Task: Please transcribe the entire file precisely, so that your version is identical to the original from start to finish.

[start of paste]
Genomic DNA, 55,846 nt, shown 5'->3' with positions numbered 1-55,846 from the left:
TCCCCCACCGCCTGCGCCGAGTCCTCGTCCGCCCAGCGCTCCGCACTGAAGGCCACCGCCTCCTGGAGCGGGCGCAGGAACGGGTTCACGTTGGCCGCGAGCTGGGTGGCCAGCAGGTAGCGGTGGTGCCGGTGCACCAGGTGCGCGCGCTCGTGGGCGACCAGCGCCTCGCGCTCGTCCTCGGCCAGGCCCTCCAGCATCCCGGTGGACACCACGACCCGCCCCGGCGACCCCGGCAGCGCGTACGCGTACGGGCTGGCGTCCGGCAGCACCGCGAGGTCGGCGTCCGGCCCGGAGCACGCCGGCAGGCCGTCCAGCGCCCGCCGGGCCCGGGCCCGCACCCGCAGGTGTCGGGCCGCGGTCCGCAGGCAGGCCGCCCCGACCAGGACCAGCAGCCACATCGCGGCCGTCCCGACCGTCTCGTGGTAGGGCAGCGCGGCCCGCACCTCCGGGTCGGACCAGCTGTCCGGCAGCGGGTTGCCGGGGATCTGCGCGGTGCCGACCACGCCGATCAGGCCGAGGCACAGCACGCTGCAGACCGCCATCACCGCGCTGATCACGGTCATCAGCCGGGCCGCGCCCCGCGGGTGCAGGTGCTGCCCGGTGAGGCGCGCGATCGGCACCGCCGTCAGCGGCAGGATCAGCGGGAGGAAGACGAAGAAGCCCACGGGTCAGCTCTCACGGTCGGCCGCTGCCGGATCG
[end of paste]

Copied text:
Genomic DNA, 55,846 nt, shown 5'->3' with positions numbered 1-55,846 from the left:
TCCCCCACCGCCTGCGCCGAGTCCTCGTCCGCCCAGCGCTCCGCACTGAAGGCCACCGCCTCCTGGAGCGGGCGCAGGAACGGGTTCACGTTGGCCGCGAGCTGGGTGGCCAGCAGGTAGCGGTGGTGCCGGTGCACCAGGTGCGCGCGCTCGTGGGCGACCAGCGCCTCGCGCTCGTCCTCGGCCAGGCCCTCCAGCATCCCGGTGGACACCACGACCCGCCCCGGCGACCCCGGCAGCGCGTACGCGTACGGGCTGGCGTCCGGCAGCACCGCGAGGTCGGCGTCCGGCCCGGAGCACGCCGGCAGGCCGTCCAGCGCCCGCCGGGCCCGGGCCCGCACCCGCAGGTGTCGGGCCGCGGTCCGCAGGCAGGCCGCCCCGACCAGGACCAGCAGCCACATCGCGGCCGTCCCGACCGTCTCGTGGTAGGGCAGCGCGGCCCGCACCTCCGGGTCGGACCAGCTGTCCGGCAGCGGGTTGCCGGGGATCTGCGCGGTGCCGACCACGCCGATCAGGCCGAGGCACAGCACGCTGCAGACCGCCATCACCGCGCTGATCACGGTCATCAGCCGGGCCGCGCCCCGCGGGTGCAGGTGCTGCCCGGTGAGGCGCGCGATCGGCACCGCCGTCAGCGGCAGGATCAGCGGGAGGAAGACGAAGAAGCCCACGGGTCAGCTCTCACGGTCGGCCGCTGCCGGATCG